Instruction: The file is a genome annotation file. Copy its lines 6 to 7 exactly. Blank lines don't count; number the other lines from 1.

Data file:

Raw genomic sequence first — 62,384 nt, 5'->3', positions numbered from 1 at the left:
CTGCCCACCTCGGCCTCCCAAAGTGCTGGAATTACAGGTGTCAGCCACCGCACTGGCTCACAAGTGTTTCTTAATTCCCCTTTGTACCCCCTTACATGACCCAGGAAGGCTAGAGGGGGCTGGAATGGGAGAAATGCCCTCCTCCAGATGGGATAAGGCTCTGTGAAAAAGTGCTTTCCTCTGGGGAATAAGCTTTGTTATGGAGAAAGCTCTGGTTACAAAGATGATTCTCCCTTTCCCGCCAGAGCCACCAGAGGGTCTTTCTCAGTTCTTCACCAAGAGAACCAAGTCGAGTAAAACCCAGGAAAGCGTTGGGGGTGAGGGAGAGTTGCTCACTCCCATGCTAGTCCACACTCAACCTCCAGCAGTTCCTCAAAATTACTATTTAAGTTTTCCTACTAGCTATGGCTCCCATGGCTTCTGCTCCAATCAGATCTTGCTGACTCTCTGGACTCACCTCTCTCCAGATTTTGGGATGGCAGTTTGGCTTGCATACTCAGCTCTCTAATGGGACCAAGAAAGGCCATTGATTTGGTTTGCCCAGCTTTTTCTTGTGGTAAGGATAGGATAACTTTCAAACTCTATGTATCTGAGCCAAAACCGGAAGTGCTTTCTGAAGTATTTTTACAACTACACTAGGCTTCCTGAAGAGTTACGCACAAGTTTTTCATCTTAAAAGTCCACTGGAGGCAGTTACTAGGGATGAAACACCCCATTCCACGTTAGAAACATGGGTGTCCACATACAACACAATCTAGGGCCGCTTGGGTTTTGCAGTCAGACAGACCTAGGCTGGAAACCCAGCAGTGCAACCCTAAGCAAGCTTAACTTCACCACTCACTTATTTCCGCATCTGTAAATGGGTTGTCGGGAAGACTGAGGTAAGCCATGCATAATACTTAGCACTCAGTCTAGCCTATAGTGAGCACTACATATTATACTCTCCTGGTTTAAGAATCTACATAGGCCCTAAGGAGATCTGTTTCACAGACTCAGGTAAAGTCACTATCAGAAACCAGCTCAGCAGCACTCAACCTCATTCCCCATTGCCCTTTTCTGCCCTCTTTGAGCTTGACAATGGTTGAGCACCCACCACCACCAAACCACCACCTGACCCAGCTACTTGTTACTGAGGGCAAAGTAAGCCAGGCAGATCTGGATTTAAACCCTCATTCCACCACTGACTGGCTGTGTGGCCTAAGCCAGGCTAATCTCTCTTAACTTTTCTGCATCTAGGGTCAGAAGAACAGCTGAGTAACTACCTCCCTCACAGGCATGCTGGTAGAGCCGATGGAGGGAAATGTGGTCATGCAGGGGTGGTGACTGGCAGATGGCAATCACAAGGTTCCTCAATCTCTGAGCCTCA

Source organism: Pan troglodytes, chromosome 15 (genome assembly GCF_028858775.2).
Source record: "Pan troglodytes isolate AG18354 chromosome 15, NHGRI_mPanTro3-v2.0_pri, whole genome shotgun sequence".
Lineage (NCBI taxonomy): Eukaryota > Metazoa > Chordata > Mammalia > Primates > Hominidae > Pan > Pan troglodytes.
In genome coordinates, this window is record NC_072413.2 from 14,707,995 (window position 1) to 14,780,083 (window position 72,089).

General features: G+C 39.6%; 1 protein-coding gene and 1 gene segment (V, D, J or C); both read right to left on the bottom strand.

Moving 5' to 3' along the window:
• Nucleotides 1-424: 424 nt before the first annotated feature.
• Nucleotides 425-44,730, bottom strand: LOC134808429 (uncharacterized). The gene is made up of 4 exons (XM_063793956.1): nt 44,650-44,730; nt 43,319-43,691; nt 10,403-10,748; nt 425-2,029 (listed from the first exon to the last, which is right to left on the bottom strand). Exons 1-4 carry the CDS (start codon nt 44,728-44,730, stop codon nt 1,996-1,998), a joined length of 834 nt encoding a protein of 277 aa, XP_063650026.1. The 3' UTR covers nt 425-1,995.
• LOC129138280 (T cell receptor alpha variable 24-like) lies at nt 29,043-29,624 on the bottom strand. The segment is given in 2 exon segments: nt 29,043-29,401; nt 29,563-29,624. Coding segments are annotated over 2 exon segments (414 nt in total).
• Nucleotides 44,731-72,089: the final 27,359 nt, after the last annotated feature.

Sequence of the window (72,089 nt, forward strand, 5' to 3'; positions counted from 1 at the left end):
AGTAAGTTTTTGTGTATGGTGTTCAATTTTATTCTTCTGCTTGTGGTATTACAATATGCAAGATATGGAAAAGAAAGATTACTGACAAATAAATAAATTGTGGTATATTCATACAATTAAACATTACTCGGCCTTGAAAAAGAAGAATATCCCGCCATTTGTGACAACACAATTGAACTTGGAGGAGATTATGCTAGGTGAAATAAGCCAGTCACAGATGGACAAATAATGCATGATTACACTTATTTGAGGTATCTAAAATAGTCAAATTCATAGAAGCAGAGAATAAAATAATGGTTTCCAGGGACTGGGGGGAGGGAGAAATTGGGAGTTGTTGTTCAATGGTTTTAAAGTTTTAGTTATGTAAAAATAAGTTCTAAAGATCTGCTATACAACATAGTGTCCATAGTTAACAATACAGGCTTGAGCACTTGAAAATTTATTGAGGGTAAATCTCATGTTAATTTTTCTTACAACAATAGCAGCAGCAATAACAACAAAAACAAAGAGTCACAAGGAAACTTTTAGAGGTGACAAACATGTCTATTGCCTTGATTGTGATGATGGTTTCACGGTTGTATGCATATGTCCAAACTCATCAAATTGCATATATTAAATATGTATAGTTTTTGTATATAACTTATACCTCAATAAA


In genome coordinates, this window is record NC_072413.2 from 14,707,995 (window position 1) to 14,780,083 (window position 72,089).

General features: G+C 39.6%; 1 protein-coding gene and 1 gene segment (V, D, J or C); both read right to left on the bottom strand.